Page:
I recently spent almost 7 days retreating from the world and spending the most wonderful time with my family after the death of my dear Gran. Of course, not the wonderful as in, heaps of fun and photos, but the kind of wonderful you get when you feel nourished, enriched and whole again. Gran's passing has meant that we needed to come together to remember her, and share our stories about her, and in doing so, we have added chapters to our own life stories.
The family connection and returning to one's nest is but one part of what Gran's death offered me, but with the death of a loved one comes a whole new perspective on life, especially if you've been caught up in the world of career, parenting, housing and being a wife, on the treadmill in a major city, battling traffic, runny noses, stale bread, starving chooks, hairy legs and a garden in desperate need of a weed.
So what has Gran's passing gifted me? The gift of non-attachment. Materially - "you come into this world with nothing, you leave with nothing" said my mum as we were packing up Gran's room at the nursing home. All her belongings, so much a part of her in life, were left behind. Emotionally - I have never come so close to death, my Pop having been the only other person who passed away while I was overseas when I was 12. But I faced death front on, holding Gran's hand the weekend before she died, telling her that it was okay to let go, that she needn't hold on any longer. Spending time with Gran in this way helped me to experience an emotional non-attachment to my own fate. That yes, we will all die, including me, my family, my friends. This is obvious in writing and intellectually, but is a difficult battle to accept emotionally for many people.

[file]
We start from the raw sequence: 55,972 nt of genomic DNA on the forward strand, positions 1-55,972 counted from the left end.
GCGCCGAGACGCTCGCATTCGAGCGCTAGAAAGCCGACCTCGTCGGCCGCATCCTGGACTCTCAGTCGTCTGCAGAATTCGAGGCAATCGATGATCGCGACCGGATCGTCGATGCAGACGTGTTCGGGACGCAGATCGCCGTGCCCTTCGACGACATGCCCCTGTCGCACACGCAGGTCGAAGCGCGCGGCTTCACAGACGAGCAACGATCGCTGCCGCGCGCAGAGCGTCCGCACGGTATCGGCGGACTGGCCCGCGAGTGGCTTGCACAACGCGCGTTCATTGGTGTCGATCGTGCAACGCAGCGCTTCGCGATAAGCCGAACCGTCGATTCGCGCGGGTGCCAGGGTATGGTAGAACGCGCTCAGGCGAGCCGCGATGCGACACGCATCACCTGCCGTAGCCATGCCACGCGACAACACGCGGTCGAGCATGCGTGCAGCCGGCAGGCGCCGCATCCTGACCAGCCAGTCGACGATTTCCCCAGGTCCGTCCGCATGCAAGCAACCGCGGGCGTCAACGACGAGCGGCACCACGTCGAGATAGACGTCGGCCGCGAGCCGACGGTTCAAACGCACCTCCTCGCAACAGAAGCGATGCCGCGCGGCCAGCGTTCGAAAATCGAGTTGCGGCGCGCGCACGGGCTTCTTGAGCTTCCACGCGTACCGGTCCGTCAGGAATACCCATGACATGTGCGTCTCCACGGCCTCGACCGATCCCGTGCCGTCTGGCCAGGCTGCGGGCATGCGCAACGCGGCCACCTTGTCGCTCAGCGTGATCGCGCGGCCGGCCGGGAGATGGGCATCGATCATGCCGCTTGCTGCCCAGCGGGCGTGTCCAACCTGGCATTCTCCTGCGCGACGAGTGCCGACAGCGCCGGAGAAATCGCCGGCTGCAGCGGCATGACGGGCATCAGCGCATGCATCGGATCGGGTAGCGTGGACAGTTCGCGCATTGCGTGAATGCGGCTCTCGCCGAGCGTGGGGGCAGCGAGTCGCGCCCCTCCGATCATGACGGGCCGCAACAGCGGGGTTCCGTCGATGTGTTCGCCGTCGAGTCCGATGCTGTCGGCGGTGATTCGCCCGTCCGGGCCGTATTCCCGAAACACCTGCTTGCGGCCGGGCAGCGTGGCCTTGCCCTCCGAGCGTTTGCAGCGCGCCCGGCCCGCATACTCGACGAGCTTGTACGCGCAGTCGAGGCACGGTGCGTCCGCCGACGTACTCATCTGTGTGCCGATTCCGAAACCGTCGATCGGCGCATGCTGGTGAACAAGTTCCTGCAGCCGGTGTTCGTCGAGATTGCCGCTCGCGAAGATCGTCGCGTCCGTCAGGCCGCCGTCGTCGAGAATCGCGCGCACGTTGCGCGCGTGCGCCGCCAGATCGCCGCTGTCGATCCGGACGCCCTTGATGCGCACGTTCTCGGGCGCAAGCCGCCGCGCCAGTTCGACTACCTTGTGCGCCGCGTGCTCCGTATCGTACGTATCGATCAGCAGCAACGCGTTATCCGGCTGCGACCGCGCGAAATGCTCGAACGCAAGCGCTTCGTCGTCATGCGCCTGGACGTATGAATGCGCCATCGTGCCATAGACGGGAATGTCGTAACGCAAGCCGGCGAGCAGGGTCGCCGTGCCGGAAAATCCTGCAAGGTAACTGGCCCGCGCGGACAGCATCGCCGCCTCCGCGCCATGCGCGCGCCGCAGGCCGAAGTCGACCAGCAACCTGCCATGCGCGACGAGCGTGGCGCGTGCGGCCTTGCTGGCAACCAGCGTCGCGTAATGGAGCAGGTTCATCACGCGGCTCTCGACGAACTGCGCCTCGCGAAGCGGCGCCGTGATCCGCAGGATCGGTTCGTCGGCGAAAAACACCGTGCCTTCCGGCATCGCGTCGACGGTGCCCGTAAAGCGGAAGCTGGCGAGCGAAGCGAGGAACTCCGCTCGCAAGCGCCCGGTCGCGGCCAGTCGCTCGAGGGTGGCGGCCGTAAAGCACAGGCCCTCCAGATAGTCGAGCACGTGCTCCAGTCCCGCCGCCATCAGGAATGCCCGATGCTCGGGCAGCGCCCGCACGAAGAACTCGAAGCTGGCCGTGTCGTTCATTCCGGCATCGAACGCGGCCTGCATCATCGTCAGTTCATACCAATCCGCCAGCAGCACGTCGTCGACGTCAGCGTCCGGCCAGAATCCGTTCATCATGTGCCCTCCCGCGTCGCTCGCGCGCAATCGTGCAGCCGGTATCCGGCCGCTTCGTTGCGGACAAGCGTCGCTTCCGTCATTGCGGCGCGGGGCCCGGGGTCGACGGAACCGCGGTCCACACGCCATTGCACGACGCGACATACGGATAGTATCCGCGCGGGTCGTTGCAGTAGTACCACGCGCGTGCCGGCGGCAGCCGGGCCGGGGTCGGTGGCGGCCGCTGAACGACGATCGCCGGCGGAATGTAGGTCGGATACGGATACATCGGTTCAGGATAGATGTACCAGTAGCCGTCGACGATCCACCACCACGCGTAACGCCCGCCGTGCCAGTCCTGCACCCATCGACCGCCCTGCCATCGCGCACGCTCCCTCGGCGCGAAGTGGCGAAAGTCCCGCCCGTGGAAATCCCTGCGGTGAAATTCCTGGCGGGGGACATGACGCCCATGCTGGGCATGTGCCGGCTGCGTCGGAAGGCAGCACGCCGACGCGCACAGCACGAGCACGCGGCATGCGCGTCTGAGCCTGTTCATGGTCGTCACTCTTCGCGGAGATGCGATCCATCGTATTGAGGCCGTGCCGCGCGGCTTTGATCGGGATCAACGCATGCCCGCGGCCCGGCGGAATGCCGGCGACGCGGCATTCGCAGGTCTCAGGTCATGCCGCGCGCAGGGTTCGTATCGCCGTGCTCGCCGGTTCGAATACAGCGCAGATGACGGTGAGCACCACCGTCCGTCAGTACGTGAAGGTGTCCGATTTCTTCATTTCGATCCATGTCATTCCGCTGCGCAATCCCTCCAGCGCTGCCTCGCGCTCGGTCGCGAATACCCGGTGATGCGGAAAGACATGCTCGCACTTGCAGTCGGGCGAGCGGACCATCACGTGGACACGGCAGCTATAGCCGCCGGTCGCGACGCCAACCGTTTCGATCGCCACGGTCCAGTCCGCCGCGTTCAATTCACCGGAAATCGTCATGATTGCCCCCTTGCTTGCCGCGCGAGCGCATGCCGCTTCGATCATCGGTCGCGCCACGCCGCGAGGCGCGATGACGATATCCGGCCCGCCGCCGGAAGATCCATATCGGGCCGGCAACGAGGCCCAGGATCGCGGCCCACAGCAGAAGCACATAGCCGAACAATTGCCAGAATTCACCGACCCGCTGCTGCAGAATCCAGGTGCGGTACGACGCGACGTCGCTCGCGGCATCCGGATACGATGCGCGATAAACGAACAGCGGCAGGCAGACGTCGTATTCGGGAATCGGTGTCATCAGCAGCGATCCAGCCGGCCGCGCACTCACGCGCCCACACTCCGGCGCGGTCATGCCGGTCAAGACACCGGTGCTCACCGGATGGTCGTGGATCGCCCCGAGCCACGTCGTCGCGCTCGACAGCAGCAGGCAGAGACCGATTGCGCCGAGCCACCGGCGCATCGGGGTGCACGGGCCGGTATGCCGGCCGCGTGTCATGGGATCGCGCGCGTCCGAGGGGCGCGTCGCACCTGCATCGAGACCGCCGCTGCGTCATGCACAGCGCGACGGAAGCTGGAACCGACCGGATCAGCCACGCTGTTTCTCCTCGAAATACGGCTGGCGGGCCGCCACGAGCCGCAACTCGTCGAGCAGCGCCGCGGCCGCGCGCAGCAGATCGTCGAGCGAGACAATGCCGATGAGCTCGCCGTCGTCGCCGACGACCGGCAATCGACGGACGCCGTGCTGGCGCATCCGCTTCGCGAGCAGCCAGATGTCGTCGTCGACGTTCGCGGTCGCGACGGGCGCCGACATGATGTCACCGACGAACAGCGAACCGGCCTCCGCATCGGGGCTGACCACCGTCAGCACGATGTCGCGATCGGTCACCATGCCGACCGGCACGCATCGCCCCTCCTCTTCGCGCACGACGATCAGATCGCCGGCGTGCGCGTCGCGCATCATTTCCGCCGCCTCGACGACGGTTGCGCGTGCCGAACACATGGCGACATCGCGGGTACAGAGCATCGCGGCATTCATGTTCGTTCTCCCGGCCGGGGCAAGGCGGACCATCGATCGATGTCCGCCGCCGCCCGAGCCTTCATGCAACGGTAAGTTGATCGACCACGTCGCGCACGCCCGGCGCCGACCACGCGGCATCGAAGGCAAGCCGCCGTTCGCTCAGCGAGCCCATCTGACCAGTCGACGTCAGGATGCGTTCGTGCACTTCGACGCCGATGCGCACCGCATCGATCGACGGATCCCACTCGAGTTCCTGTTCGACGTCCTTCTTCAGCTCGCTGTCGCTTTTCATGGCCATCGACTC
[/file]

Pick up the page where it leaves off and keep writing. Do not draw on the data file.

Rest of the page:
Finally, Gran's death propelled my spiritual growth which is a gift in and of itself. I dived into the spiritual classic, Sogyal Rinpoche's The Tibetan Book of Living and Dying, reading and re-reading passage after passage on spiritual help for the dying, meditation practices for the dying, the practice of pho-wa and tonglen and the physical and metaphysical processes of death and dying. I felt honoured to have had this opportunity to practice my spirituality with my grandmother. The book is perfect for anyone needing help to come to terms with the death of a loved one.
Yes, that's her on the couch with Archie, a photo I call 'the two fatties'.
How has the death of a loved one affected you? Have you had any exposure to The Tibetan Book of Living and Dying?